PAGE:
Early starters were treated to a set of vintage UFO (8/10) on the main stage but how Phil Mogg and co. really coped with a late morning set only those closest to them will know. It’s hard to imagine the alarm call went down well and had Pete Way still been in the band it’s unlikely it would have gone down at all.
But UFO covered well – or had an early night – as they blasted through a short but sweet set that included killer versions of Doctor Doctor, Rock Bottom and the mighty Love To Love.
Hardly veterans – but around long enough to have been British rock’s next big thing for the best part of a decade – Heaven’s Basement (9/10) swiftly amassed a frenzied following at the Zippo stage proving 2013 has finally been their year.
Last seen at Download playing in front of a handful of punters on the acoustic stage it’s amazing what a year – and a heavily rotated and critically acclaimed album can do.
With frontman Aaron Buchanan in blistering form and guitarist Sid Glover giving UFO’s Vinnie Moore and Paul Raymond a run for their money this was a set oozing confidence – the kind of confidence that comes from months of unbroken success and an affirmation that Heaven’s Basement are finally a band to be reckoned with. Mixing new anthems Fire Fire and I Am Electric with familiar live staple Executioner’s Day this was a true festival highlight.
Black Star Riders (8/10) might only be one fifth British but former Almighty singer and Usterman Ricky Warwick is a key cog in this remodelled band’s wheel. Thin Lizzy in all but name, the Riders bravely chose a 5/4 split in favour of new material from debut All Hell Breaks Loose – resisting the temptation to roll out a full-blown greatest hits set.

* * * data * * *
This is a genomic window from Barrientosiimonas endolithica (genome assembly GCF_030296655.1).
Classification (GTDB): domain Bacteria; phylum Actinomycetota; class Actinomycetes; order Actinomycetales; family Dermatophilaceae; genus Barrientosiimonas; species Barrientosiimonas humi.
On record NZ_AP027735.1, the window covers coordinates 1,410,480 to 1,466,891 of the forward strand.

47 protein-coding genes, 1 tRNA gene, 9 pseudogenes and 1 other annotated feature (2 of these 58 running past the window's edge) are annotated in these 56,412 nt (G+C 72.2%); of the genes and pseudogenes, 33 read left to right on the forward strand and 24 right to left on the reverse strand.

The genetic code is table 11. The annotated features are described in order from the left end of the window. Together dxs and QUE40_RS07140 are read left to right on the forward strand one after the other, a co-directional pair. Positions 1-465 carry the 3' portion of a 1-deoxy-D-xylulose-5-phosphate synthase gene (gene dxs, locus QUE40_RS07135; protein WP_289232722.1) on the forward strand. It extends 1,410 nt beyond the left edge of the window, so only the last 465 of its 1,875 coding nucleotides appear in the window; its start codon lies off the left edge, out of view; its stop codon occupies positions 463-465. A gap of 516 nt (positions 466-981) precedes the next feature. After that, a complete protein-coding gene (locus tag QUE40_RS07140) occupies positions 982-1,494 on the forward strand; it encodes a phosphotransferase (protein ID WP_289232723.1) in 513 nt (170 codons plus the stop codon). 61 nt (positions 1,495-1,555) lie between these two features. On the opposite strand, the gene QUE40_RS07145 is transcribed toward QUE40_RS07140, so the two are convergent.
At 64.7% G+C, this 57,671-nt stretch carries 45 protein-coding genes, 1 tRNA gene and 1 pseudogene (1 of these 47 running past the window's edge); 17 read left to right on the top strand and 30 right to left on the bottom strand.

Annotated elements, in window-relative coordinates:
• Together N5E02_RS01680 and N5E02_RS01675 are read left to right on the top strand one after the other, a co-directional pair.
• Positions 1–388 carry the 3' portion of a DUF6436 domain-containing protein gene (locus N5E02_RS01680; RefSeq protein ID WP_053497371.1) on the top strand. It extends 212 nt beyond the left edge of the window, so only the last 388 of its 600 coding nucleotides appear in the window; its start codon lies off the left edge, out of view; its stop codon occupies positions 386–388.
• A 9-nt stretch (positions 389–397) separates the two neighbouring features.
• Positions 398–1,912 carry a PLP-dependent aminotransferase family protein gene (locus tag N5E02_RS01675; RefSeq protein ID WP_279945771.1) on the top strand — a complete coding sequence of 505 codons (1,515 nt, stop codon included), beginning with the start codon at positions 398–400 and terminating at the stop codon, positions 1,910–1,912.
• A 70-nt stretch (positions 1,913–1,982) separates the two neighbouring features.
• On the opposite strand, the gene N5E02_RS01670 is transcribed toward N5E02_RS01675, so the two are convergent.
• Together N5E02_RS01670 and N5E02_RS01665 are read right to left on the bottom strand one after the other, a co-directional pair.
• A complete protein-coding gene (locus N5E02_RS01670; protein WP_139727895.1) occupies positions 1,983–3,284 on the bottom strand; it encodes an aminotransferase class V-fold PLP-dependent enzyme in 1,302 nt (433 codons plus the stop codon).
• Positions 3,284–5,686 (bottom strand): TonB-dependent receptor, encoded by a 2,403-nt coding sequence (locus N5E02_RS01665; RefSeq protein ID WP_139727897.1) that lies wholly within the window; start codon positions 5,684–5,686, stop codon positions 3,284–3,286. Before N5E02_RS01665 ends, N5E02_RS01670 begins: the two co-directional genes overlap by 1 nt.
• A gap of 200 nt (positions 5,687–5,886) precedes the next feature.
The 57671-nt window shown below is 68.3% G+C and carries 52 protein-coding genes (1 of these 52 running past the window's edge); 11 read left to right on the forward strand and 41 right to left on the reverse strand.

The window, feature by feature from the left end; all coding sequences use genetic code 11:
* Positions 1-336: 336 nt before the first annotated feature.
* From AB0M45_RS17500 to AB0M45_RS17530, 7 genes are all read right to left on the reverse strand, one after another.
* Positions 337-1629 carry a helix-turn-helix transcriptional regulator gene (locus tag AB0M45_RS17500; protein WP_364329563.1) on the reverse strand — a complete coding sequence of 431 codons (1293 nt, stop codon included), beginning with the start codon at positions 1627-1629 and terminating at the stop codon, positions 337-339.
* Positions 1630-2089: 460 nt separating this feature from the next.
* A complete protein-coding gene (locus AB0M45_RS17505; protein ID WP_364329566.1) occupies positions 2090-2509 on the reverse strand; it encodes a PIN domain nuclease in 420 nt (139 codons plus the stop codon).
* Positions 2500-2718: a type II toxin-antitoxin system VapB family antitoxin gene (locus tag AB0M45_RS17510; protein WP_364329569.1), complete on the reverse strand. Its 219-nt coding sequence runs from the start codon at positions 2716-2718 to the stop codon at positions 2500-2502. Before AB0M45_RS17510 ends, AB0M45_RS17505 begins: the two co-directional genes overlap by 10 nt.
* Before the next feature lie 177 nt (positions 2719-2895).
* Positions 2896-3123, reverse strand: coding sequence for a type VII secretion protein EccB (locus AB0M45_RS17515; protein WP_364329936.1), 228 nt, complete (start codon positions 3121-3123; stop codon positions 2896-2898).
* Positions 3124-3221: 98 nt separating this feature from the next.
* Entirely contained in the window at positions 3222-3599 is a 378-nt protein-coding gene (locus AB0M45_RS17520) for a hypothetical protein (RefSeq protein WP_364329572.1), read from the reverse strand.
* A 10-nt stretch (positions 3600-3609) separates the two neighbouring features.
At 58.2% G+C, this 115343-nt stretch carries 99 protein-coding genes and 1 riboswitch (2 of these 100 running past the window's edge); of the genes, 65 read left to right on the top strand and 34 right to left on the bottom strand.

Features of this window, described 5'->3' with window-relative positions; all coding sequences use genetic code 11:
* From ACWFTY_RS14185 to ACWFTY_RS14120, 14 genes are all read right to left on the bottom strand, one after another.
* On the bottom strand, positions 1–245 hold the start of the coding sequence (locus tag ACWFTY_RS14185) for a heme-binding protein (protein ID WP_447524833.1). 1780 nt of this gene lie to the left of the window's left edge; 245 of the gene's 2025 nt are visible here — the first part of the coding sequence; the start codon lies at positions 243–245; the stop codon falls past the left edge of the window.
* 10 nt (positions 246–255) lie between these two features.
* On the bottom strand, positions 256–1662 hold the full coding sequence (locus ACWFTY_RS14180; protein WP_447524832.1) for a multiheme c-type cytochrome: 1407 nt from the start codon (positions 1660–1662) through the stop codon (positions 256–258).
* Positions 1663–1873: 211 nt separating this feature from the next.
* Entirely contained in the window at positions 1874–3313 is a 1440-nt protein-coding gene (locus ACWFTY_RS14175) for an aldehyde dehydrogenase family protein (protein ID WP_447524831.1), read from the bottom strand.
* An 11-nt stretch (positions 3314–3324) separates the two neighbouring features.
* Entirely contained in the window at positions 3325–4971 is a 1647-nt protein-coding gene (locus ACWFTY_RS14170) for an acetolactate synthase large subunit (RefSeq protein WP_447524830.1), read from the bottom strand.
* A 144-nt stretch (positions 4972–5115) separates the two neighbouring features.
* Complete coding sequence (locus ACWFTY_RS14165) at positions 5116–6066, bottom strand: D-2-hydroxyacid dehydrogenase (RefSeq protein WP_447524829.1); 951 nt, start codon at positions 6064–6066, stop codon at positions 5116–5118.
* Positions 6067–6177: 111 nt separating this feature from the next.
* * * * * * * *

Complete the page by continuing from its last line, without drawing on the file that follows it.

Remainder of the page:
Opening up with the new album’s rousing title track and choosing radio staple and lead single Bound For Glory to usher in set closer The Boys Are Back In Town, this was no old school show for the nostalgic.
Instead Lizzy standards Jailbreak, Rosalie and Whisky In The Jar were neatly juxtaposed alongside Bloodshot, Judas and Irish jig Kingdom Of The Lost to create the perfect mix of old and new. The band’s bold move paid off handsomely and their UK headline tour this winter promises to be a real treat.
On a day punctuated by heroic homegrown talent one band emerged as the cream of the crop. Deep in the groove following a slew of arena shows opening up for Whitesnake and Journey, the irrepressible Thunder (10/10) owned the Zippo stage with a majestic early evening trip down memory lane.
Vocalist Danny Bowes took an early opportunity to get the crowd on his side – somehow managing to make himself heard above Lemmy’s main stage cacophony to usher in a teasing version of Dirty Love.
Hit after hit followed for a band long since established as British blues rock royalty: ballad Love Walked In, the imperious Higher Ground and Backstreet Symphony sounding as fresh and emotive as ever tow decades down the line.
Perfectly placed to set the seal on a day of fist-pumping patriotism, Iron Maiden (8/10) finally brought their Maiden England tour home. And they did so in some style.
From the inspired RAF fly past at the outset to the final bars of Running Free at the end of a fabulous encore this was pure theatre from the godfathers of British metal.
If Bruce Dickinson has had better nights – the pocket rocket frontman took time to hit his stride as he struggled to do justice to Moonchild and Can I Play With Madness – then just how the veteran singer still powers his way through two-hour sets is one of metal’s greatest mysteries.
Managing more costume changes – and hair styles – than Cher and covering more miles than Mo Farah (almost), Maiden’s magnificent leader inspired the troops to yet another Castle Donington triumph.
Afraid To Shoot Strangers has re-emerged as a Maiden classic and a sprawling version of Seventh Son Of A Seventh Son proved to be one of Download 2013’s most atmospheric moments to date. And this was the night when guitar hero Dave Murray – back on familiar ground – reminded thousands of metal heads that his understated personality is completely at odds with a killer playing style.
Britain might broken in so many respects but Maiden remain standard bearers for everything that’s still great about this green and pleasant land. Surely in the twilight of their careers – even if Dickonson announced a London O2 show for August with the promise of more to come – these national treasures should be cherished, revered and celebrated as a genuine focus for pride.